The O.P.C. was the O’odua People’s Congress, a quasi-political organization that was halfway between the Area Boys and a militia. They were violent and arbitrary. Recently, they had killed several policemen in Lagos, and in some parts of the city they were being hunted by the government.
“We have to make sure,” Ade said, “you are not coming here to do some harm. Maybe you were sent here by that woman.” The woman, he meant, who stole Wasiu Karimu’s penis.
There was a crash, as a glass bottle exploded against one of the tires on our car. Both Akeem and I jumped.
“No,” I said trying to be calm. “I just want to ask some questions. Is he around?”
“He is not around.”
They talked among themselves in Yoruba, then Ade’s henchman with the bad teeth told the story. Unbeknownst to me at the time, Wasiu Karimu himself was apparently there, listening from a distance. Akeem told me later he was sure he had seen him—a little guy standing at the back, young and nervous.
Wasiu, Bad Teeth told me, had gotten on the bus and sat down next to this woman. He didn’t have a watch, so he asked her what time it was. She didn’t know. Then the conductor came around and asked her for her fare. She didn’t have that either. As she stood up to get out of the bus, she bumped into Wasiu.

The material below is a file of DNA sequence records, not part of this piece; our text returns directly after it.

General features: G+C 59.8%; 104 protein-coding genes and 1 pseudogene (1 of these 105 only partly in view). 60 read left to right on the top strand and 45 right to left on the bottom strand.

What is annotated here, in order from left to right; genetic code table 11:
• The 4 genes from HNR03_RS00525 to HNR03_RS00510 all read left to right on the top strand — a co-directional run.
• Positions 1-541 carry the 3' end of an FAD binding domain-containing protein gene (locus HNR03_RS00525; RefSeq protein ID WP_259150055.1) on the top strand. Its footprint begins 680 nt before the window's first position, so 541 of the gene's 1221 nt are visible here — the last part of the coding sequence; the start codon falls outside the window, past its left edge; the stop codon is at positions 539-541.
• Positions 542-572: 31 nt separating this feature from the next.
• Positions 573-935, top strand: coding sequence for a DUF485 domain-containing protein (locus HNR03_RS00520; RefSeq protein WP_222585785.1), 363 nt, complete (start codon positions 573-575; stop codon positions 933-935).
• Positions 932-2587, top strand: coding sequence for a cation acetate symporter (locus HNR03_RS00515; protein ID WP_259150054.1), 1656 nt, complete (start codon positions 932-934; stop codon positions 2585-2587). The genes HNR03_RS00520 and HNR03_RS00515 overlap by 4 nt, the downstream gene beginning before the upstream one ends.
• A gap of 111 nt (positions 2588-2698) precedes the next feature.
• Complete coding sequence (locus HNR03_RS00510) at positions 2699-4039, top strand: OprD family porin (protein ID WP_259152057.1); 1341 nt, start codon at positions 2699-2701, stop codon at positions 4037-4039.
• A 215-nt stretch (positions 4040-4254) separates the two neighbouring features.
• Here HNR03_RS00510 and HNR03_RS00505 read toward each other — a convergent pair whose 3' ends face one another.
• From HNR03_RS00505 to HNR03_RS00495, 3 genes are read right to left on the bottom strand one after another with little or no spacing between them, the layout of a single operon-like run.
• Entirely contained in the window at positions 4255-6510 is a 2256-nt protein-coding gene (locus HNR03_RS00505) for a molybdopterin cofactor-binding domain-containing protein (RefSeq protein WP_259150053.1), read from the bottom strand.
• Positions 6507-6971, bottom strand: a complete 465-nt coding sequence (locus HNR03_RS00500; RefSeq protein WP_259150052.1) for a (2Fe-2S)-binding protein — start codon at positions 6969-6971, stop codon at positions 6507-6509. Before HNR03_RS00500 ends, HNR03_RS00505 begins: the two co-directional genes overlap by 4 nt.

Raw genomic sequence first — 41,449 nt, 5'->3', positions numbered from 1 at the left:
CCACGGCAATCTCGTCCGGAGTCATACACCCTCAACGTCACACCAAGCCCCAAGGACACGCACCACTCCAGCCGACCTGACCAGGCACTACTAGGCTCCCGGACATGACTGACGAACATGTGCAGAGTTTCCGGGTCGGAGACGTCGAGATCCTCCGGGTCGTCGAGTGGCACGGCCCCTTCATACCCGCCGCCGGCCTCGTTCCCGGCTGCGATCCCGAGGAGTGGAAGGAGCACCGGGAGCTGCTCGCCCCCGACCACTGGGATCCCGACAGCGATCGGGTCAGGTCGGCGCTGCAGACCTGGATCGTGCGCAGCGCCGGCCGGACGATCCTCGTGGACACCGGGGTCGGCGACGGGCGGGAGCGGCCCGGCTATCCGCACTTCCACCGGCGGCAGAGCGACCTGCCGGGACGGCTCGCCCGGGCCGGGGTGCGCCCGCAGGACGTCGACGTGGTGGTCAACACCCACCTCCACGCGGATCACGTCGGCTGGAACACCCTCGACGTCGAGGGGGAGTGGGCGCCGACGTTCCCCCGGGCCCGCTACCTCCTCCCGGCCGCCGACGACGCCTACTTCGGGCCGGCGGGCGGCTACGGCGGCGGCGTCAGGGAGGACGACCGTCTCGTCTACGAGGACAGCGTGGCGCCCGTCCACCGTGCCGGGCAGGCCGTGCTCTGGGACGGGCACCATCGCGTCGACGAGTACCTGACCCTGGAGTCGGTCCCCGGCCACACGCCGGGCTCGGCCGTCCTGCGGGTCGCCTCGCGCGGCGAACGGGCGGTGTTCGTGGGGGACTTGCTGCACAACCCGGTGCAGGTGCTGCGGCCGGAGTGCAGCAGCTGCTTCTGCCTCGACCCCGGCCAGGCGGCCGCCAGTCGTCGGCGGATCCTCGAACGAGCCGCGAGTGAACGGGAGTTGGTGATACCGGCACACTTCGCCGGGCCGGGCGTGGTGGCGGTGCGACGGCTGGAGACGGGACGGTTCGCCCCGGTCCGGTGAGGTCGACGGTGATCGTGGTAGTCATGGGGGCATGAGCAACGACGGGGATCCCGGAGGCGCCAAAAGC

“Then,” he said, “Wasiu Karimu felt something happen in his body. Something not right. And he checked and his thing was gone.”
“Was it gone,” I asked, “or was it shrinking?”
“Shrinking! Shrinking! It was getting smaller.”
And as he felt his penis shrink, Wasiu Karimu screamed and demanded the woman put his penis back. The conductor told them both to get off the bus, and a crowd closed in on the accused, not doubting for an instant that the woman could do such a thing. But as soon as she saw trouble coming, Bad Teeth said, she replaced Wasiu’s manhood, so when the police took him down to the station, they thought he was lying and arrested him instead.
“What did she want the penis for?” I asked Bad Teeth.
“For juju,” he said, “or maybe to make some money.”
Behind us, from the corner of my eye, I could see that the roadblocks had been removed.
“Do you have anything else you want to ask?”
“No,” I said. “I don’t think so.”
“Okay,” he said. “You are free to go.”
I nodded to Akeem. We got in the car and drove away.